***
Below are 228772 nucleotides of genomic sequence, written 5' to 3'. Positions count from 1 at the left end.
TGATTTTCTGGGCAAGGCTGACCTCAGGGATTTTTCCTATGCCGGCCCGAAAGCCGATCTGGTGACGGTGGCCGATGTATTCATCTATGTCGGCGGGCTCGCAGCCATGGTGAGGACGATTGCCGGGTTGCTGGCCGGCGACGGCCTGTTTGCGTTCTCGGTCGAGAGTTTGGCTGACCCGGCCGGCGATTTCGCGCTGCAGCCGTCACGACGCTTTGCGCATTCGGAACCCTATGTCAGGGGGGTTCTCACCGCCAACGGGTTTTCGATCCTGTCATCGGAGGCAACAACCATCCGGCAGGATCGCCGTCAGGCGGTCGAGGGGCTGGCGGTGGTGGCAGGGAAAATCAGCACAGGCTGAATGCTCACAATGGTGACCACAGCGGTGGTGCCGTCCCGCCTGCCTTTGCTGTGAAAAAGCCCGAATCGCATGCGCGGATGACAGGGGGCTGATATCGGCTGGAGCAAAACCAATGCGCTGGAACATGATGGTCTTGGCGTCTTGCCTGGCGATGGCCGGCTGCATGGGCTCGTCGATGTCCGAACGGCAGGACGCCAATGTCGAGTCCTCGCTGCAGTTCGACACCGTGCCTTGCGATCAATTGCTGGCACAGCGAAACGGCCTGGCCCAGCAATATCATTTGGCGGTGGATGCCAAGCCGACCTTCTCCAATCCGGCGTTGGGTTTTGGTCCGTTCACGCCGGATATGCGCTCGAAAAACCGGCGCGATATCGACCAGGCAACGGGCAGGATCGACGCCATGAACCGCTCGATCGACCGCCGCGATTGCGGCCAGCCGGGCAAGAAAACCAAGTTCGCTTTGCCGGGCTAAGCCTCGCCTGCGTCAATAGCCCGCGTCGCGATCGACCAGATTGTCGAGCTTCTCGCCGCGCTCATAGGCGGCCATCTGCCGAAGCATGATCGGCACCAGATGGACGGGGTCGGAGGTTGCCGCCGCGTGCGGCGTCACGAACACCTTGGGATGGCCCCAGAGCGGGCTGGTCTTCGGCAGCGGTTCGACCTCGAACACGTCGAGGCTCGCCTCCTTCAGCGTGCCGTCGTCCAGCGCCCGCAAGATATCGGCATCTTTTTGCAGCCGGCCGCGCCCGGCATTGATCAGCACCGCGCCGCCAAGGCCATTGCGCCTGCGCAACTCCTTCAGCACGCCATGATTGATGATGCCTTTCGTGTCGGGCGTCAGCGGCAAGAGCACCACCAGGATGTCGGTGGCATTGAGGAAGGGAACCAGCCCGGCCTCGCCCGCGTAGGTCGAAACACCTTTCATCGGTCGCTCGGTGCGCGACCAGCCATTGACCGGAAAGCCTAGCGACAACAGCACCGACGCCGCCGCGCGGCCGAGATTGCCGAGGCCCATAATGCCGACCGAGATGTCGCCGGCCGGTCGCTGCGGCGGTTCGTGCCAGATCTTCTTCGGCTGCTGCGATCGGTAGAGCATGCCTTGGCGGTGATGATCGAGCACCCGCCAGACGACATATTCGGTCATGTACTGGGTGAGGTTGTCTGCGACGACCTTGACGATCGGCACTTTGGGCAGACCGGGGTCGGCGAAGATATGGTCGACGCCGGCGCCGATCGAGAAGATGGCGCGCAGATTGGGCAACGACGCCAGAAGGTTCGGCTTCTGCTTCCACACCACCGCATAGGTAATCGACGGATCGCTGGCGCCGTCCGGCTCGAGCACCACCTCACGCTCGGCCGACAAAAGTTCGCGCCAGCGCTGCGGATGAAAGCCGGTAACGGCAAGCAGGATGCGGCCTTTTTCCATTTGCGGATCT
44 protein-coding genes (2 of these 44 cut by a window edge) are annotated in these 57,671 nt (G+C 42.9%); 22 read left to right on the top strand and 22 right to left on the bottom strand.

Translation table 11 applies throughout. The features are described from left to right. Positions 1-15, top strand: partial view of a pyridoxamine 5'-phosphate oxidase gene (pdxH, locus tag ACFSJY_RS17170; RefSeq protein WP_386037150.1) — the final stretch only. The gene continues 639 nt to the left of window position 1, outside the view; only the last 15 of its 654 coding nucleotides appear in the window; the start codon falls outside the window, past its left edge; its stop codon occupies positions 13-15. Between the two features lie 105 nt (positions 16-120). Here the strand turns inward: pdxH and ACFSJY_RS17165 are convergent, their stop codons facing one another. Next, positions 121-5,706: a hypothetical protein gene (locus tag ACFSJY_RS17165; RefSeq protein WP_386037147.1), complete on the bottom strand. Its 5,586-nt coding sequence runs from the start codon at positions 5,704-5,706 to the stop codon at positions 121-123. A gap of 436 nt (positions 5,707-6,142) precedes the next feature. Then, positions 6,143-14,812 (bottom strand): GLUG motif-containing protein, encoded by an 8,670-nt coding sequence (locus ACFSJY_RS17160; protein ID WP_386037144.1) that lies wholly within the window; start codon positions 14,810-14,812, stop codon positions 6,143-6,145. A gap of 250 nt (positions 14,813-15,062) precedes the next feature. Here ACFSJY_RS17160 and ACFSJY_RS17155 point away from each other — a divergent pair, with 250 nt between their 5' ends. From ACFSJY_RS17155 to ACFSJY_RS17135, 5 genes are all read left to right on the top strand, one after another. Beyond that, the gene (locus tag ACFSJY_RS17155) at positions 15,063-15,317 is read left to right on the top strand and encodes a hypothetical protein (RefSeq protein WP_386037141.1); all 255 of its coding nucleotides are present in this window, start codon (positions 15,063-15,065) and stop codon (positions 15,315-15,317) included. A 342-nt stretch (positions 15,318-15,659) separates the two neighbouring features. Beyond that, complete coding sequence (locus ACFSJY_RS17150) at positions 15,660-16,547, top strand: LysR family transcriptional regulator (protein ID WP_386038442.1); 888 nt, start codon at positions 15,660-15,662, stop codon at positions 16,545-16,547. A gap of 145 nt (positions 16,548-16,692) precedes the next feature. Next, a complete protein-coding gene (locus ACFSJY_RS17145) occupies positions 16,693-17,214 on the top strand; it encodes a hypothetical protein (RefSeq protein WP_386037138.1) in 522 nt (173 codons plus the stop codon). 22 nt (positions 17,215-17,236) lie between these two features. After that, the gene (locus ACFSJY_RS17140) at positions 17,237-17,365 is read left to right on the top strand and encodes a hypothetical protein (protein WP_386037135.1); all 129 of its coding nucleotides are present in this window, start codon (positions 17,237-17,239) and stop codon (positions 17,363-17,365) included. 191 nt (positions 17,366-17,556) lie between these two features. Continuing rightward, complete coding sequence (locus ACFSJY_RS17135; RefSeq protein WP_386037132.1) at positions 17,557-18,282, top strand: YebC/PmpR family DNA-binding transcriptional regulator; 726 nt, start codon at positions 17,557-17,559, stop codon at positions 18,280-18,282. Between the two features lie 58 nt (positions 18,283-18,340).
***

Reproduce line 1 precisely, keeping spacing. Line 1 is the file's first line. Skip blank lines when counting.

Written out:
Below are 228772 nucleotides of genomic sequence, written 5' to 3'. Positions count from 1 at the left end.